Autophagy is an evolutionarily conserved mechanism for protein degradation that is critical for the maintenance of homeostasis in man. Autophagy has unexpected pleiotropic functions that favor survival of the cell, including nutrient supply under starvation, cleaning of the cellular interior, defense against infection and antigen presentation. Moreover, defective autophagy is associated with a diverse range of disease states, including neurodegeneration, cancer and Crohn's disease. Here we discuss the roles of mammalian autophagy in health and disease and highlight recent advances in pharmacological manipulation of autophagic pathways as a therapeutic strategy for a variety of pathological conditions.
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We are grateful for funding from the Medical Research Council (Programme Grant to D.C.R.; Skills Gap Award to A.F.), the Wellcome Trust (Senior Fellowship to D.C.R.), the UK National Institute for Health Research, Biomedical Research Centre at Addenbrooke's Hospital, Special Coordination Funds for Promoting Science and Technology of the Ministry of Education, Culture, Sports, Science and Technology of Japan, and the Takeda Science Foundation.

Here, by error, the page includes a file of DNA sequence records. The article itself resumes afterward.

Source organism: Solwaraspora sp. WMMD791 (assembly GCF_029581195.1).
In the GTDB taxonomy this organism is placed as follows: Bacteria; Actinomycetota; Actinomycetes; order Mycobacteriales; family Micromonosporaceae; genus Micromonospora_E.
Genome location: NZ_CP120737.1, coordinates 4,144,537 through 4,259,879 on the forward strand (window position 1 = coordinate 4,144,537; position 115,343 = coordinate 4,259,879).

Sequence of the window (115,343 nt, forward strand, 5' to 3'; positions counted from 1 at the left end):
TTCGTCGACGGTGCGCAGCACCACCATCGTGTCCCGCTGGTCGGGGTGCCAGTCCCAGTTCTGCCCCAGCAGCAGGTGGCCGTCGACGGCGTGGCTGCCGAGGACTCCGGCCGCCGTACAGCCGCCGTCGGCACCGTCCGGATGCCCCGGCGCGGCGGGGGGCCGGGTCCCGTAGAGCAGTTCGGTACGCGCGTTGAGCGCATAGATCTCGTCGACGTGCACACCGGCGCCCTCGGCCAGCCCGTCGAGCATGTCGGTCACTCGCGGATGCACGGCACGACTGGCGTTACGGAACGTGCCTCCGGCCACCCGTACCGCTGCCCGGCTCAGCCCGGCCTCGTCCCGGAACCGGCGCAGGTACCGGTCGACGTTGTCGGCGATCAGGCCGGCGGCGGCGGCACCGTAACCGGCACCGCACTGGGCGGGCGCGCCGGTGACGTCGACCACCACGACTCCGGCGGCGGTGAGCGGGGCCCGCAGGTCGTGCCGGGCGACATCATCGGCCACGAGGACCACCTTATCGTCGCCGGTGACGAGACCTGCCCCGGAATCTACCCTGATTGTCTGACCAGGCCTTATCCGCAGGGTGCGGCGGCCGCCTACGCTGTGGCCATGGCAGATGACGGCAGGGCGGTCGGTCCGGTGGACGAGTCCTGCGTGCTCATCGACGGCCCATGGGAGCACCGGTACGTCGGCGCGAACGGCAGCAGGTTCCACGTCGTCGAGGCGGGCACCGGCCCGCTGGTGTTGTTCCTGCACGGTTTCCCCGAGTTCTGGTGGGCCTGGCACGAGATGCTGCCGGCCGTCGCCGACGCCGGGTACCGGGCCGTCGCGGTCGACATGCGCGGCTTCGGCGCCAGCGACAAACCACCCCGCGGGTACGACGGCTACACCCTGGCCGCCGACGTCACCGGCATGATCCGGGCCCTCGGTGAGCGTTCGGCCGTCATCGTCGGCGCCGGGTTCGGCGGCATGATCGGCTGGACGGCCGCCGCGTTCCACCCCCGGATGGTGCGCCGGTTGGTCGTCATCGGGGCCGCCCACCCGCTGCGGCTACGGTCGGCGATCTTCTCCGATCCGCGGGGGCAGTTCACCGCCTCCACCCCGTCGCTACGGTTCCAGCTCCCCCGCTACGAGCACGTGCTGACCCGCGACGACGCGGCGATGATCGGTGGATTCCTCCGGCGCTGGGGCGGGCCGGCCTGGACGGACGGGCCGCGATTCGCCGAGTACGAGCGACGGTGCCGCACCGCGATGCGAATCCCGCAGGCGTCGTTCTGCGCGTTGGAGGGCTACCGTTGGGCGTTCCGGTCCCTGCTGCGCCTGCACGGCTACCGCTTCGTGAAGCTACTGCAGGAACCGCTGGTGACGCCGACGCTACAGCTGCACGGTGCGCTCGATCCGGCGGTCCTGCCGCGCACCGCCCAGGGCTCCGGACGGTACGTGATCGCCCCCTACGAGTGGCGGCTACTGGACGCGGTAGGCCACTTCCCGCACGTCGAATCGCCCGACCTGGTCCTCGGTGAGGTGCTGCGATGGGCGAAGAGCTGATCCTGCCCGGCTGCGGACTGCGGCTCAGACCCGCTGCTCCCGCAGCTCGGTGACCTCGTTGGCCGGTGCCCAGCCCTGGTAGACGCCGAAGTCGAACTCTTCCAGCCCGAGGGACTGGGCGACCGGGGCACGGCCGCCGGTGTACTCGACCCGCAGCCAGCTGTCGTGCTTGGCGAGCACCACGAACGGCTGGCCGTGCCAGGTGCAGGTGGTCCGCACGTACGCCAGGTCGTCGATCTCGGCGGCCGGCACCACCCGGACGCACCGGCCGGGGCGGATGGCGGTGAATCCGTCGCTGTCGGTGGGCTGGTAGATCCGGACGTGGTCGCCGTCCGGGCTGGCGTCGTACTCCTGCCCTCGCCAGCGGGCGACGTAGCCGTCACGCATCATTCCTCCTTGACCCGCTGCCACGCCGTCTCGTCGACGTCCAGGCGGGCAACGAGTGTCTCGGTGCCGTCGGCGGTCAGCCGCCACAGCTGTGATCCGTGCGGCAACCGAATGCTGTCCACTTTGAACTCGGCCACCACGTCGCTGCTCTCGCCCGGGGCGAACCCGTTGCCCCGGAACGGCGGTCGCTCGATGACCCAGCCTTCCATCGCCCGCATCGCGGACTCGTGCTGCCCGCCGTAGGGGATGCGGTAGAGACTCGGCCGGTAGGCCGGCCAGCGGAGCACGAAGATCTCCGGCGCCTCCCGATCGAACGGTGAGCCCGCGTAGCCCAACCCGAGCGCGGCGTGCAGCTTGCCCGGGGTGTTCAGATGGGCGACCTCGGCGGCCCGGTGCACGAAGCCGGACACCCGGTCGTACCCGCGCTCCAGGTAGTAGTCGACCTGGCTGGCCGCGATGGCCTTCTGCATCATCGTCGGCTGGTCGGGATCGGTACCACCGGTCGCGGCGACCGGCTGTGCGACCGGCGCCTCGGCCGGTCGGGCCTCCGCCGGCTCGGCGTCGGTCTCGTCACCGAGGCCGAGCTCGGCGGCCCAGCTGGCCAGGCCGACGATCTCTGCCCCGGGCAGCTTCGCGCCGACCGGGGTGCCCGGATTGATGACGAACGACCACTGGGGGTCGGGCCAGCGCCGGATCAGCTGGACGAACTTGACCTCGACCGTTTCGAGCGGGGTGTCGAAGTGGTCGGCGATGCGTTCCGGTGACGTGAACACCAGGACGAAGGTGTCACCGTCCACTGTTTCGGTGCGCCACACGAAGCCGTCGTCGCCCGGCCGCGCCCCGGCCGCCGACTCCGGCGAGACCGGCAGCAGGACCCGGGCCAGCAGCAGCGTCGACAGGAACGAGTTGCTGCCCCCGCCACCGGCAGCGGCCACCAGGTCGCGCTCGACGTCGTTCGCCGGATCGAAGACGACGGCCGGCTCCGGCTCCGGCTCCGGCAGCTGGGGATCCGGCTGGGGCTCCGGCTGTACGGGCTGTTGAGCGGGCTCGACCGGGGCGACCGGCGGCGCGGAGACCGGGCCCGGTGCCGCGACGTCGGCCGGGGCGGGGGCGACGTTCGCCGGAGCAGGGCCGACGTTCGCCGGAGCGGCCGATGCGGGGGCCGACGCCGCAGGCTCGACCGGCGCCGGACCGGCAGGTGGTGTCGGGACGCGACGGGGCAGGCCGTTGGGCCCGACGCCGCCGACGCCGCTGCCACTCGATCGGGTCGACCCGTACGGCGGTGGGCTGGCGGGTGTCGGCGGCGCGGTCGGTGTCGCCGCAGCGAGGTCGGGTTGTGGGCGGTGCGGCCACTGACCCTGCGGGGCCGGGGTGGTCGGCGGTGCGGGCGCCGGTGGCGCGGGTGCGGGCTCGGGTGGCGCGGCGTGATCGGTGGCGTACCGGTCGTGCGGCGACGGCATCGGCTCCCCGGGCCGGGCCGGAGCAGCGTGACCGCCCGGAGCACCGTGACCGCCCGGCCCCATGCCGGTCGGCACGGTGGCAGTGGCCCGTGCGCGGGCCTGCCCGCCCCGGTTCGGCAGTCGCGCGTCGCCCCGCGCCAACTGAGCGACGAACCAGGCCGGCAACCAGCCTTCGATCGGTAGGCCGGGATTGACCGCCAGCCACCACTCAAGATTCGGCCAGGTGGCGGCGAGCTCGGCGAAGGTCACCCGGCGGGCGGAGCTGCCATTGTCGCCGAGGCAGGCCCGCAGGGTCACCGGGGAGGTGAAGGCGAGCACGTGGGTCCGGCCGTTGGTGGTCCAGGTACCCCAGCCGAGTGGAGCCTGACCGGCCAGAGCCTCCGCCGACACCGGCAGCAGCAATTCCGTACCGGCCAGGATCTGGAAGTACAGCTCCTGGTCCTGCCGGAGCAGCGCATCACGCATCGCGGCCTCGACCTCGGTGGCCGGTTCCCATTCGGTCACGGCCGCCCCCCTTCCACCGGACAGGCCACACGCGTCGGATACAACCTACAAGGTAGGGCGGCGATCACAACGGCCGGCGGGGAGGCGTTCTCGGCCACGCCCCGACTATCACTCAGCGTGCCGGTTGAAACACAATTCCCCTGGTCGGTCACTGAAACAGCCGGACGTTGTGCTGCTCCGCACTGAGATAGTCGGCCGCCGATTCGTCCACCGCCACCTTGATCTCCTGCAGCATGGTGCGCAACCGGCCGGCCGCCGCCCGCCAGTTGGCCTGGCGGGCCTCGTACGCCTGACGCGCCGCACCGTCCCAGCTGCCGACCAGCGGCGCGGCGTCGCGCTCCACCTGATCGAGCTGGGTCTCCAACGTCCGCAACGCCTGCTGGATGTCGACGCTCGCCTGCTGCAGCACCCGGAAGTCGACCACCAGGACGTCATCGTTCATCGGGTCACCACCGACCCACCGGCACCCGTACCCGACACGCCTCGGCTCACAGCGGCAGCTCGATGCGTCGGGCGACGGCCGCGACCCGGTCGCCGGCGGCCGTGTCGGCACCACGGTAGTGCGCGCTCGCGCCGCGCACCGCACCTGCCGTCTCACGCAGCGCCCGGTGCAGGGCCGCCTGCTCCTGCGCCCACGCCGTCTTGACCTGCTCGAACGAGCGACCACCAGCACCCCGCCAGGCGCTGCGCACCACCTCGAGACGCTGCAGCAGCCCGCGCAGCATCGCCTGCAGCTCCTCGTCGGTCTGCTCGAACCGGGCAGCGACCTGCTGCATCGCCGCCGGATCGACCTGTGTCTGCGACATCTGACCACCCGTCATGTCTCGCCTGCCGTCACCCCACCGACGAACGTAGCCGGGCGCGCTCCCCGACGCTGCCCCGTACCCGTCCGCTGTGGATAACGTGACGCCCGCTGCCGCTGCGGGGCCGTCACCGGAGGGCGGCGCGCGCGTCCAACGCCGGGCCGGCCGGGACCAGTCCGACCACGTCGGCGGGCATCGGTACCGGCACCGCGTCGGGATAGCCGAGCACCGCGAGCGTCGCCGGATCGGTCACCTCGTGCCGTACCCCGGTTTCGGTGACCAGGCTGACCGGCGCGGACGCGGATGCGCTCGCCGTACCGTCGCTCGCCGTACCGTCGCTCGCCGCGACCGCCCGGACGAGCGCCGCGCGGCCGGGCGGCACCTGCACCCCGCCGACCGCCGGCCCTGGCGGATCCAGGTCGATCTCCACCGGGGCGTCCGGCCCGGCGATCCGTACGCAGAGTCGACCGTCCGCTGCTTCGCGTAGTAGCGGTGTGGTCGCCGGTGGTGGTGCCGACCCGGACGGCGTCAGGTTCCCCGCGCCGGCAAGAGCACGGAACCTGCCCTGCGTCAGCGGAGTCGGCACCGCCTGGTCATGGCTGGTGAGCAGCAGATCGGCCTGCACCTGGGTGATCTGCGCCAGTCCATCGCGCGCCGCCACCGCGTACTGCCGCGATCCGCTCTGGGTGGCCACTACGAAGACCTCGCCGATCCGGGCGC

David Rubinsztein is an inventor on patents describing autophagy-inducing drugs as potential therapeutics.
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Fleming, A., Noda, T., Yoshimori, T. et al. Chemical modulators of autophagy as biological probes and potential therapeutics. Nat Chem Biol 7, 9–17 (2011). https://doi.org/10.1038/nchembio.500
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